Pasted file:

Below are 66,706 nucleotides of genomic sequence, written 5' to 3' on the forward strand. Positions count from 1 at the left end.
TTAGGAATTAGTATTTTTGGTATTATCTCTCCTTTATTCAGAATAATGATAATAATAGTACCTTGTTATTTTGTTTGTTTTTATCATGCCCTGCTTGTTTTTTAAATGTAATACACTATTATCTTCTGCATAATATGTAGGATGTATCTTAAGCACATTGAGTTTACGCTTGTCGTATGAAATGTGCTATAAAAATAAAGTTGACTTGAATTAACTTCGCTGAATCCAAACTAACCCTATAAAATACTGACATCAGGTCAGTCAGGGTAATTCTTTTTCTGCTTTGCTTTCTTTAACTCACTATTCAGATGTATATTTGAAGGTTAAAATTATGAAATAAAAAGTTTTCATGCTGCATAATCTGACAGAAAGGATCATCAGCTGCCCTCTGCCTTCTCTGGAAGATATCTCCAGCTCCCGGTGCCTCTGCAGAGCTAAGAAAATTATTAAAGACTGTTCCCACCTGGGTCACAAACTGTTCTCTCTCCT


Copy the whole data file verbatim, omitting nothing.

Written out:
Below are 66,706 nucleotides of genomic sequence, written 5' to 3' on the forward strand. Positions count from 1 at the left end.
TTAGGAATTAGTATTTTTGGTATTATCTCTCCTTTATTCAGAATAATGATAATAATAGTACCTTGTTATTTTGTTTGTTTTTATCATGCCCTGCTTGTTTTTTAAATGTAATACACTATTATCTTCTGCATAATATGTAGGATGTATCTTAAGCACATTGAGTTTACGCTTGTCGTATGAAATGTGCTATAAAAATAAAGTTGACTTGAATTAACTTCGCTGAATCCAAACTAACCCTATAAAATACTGACATCAGGTCAGTCAGGGTAATTCTTTTTCTGCTTTGCTTTCTTTAACTCACTATTCAGATGTATATTTGAAGGTTAAAATTATGAAATAAAAAGTTTTCATGCTGCATAATCTGACAGAAAGGATCATCAGCTGCCCTCTGCCTTCTCTGGAAGATATCTCCAGCTCCCGGTGCCTCTGCAGAGCTAAGAAAATTATTAAAGACTGTTCCCACCTGGGTCACAAACTGTTCTCTCTCCT